In it mid-winter on the New England coast. The ground is deep with snow. A wretched fox, driven from his lair by frost and famine, struggles through the heavy drifts in quest of food; and over him, circling nearer and nearer, as he grows weaker and weaker, come the ravens who are soon to pluck his bones.
The subject is very novel, and requires a word of explanation as to the fact in natural history of which it is a dramatic illustration. In the depths of winter, when the ground is for long intervals covered with snow along the coast of Maine, it is observed that a flock of half-starved crows will have the temerity to attack a fox, relying on their advantage of numbers, the weakened condition of the fox and the deep snow, which makes it the more difficult for the victim to defend himself.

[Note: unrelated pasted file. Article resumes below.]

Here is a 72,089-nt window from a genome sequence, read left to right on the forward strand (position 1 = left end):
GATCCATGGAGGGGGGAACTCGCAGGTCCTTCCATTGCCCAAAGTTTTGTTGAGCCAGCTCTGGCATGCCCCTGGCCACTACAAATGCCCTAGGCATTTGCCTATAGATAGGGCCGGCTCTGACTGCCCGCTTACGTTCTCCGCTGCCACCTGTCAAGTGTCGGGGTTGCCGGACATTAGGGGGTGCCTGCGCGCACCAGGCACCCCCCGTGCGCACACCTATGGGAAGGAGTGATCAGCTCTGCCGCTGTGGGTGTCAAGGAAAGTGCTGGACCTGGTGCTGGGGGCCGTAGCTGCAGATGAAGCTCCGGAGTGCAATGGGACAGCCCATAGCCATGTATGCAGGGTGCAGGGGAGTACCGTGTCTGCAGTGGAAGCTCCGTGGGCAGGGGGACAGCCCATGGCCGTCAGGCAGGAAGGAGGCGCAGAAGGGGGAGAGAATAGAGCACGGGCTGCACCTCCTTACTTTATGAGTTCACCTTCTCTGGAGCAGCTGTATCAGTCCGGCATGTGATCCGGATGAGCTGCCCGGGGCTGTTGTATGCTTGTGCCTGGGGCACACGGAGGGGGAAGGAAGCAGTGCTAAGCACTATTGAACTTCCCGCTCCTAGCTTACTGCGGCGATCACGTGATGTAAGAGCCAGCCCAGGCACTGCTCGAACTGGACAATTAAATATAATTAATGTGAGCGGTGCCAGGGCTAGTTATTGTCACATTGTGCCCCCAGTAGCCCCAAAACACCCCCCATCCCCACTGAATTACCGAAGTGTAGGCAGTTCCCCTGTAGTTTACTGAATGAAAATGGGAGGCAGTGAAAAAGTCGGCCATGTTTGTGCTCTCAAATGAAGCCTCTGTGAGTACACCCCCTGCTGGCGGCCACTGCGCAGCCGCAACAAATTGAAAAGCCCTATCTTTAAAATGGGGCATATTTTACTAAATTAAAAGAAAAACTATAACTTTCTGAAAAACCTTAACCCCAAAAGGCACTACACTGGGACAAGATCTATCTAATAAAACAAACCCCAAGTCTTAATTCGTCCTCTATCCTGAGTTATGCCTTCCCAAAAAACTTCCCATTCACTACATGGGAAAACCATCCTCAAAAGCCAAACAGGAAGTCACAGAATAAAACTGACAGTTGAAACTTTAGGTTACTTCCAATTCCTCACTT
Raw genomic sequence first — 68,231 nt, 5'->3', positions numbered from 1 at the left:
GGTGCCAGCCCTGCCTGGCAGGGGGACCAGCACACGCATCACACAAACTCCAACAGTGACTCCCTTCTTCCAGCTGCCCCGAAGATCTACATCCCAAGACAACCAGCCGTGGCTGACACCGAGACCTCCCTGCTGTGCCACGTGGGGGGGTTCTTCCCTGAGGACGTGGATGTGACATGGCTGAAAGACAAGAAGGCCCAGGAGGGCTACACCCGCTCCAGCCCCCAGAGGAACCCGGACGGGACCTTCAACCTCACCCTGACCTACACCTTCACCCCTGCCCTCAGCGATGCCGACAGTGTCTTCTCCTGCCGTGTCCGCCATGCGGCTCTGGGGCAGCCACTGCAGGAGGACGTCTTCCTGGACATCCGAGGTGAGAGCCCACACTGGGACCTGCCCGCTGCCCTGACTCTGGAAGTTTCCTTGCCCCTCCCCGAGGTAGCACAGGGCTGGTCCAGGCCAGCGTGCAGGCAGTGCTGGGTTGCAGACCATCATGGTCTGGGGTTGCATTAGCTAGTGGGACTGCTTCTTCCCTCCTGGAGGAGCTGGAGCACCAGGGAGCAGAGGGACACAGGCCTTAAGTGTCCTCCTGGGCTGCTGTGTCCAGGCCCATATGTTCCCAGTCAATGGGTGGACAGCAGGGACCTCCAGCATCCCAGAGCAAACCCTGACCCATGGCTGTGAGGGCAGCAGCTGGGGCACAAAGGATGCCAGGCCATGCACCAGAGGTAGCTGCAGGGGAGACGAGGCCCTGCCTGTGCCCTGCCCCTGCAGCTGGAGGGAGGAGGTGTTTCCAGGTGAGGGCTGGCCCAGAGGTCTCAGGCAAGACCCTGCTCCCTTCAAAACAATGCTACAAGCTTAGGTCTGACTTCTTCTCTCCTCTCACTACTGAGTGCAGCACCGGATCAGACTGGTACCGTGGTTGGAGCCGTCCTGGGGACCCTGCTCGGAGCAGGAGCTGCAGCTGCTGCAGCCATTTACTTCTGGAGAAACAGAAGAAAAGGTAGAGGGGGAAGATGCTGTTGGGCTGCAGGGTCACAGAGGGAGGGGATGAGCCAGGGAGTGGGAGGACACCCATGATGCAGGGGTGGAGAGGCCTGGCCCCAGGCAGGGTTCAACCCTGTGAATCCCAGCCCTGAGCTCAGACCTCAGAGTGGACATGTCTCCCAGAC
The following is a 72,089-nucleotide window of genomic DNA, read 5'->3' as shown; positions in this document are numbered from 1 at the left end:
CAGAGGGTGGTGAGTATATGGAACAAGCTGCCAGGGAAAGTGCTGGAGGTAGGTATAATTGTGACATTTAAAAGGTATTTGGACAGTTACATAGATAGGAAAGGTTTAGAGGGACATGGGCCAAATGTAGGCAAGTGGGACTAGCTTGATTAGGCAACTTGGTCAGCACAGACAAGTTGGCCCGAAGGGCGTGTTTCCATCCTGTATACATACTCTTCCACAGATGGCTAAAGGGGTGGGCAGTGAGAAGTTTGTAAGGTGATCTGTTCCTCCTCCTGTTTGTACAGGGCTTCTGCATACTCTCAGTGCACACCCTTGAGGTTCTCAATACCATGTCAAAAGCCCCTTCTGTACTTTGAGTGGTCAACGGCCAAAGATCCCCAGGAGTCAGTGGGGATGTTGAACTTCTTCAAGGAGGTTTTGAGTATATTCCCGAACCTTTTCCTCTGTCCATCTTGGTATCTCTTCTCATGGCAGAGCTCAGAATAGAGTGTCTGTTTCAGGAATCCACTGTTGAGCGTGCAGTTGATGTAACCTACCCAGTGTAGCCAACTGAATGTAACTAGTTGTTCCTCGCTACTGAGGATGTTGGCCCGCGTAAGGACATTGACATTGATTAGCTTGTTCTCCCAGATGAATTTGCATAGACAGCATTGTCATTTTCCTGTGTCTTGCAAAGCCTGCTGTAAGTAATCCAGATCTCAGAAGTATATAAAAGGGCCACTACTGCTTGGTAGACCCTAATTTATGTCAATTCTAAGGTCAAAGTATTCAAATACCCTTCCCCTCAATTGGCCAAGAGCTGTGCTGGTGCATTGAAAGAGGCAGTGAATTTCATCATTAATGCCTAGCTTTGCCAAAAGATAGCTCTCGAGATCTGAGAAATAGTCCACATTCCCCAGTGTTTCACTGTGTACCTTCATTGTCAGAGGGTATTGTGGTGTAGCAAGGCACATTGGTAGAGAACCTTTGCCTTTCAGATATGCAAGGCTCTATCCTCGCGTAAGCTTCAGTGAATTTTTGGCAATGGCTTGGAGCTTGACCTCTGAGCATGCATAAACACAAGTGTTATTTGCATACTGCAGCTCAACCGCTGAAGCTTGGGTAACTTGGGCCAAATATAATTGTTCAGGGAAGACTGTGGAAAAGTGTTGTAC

A fox makes his way through the snow, looking sharply at his enemies - two huge crows which are swooping down to devour him, in which their hunger, made savage by the snow-storm which has covered their usual hunting-ground. Other crows hover restlessly in the distance. A twig or two of last summer's wild-rose bush is the grace note of the picture, redeeming sufficiently the sombre character of the scene."